Many managers struggle with managing flexible work options like telecommuting, reduced work week, flexible work hours, working remotely, and temporary work. There are many aspects to consider even if your organization has a flexible culture and supporting policies.
It is the manager’s responsibility to know their organization’s policies about flexible work options and respond to requests accordingly. Managers are generally responsible for evaluating requests and monitoring the outcomes. When done well, flexible work arrangements can help to create a workplace of choice and support other critical employer best practices like employee engagement, hiring, and retention.
What are the benefits of flexible work arrangements?
Flexibility improves wellbeing and prevents burnout: Employees who have more control over their workdays can experience positive benefits to their mental well-being, including lowered stress, less burnout, and increased job satisfaction.
Increased Productivity: Employees are technology enabled at home and work and they have a good idea of how they can be most productive whether that means calling in for a meeting, finishing email in the evening or taking quiet time remotely to finish a project.
Engagement, hiring and retention: Flexibility can be a win-win for everyone, whether it is a temporary situation or one of a more permanent nature. Having a flexible work place recognizes diversity of needs and supports a family-friendly culture. It also acknowledges that everyone faces a crisis now and then…an elderly parent falls, a nanny quits, a family member becomes ill. People are at their best at work when they feel supported and acknowledged. These are critical components to embrace if you want to be an employer of choice.
What can managers do?
- Know the HR policies on flexible work options. Discuss the parameters with Human Resources.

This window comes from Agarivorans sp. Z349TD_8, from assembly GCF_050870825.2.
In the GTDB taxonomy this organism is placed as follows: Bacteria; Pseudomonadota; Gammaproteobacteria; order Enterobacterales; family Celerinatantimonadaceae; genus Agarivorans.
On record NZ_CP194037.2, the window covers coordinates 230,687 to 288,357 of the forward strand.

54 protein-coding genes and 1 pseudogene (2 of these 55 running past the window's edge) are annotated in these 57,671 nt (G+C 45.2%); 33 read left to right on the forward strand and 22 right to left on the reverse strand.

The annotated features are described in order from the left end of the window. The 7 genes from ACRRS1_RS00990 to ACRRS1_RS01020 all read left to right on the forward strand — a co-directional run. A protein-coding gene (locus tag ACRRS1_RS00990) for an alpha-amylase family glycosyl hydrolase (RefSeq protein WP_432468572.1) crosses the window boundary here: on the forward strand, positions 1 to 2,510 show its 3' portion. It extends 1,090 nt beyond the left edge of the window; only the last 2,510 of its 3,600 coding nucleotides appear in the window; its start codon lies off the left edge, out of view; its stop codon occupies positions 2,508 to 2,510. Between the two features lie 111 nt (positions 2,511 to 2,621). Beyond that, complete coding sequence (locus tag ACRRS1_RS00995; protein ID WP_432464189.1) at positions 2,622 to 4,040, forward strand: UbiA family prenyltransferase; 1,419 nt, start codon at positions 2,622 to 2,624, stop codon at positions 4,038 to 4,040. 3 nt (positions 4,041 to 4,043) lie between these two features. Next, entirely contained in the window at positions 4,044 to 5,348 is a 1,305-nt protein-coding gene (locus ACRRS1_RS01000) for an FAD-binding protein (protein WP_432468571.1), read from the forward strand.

- Familiarize yourself with how your EAP and Work Life program can help someone who has a child or eldercare issue. Sometimes people ask for time off before they even tried to solve the problem.
- Flex by example. Try not to overwork yourself. Try online meetings or working remotely and coach people on how to do this well.
- Talk to peers. Have conversations with other managers who may be more experienced with managing a flexible workforce.
- Have an open door. Unless you start relationships with your employees, you may not know what people need. People will open when they start to see you as someone who values diversity and is willing to work with others to find a good solution.
- Don’t make assumptions. Many people have invisible differences such as disabilities or family situations that are unknown to you. Offer each person an opportunity to talk and tell you what’s going on and what they need.
- Know that when people have personal demands such as eldercare or caregiving, there may be a stigma about asking for help. Try to recognize how hard this might be and thank the person for sharing it with you.
- Communication and setting performance expectations are key in making flexible work schedules successful for the employee and the company. If you have a 40 hour a week employee moving to 28 hours a week, you will need to consciously adjust deliverables, time lines, and perhaps scope of the role.
It’s up to each manager to balance the needs of the organization and the needs of employees. This is difficult work and can be very stressful. As a manager, in addition to working with your human resource professionals, you can also talk to one of our HR consultants in the EAP for brainstorming and support around these important issues.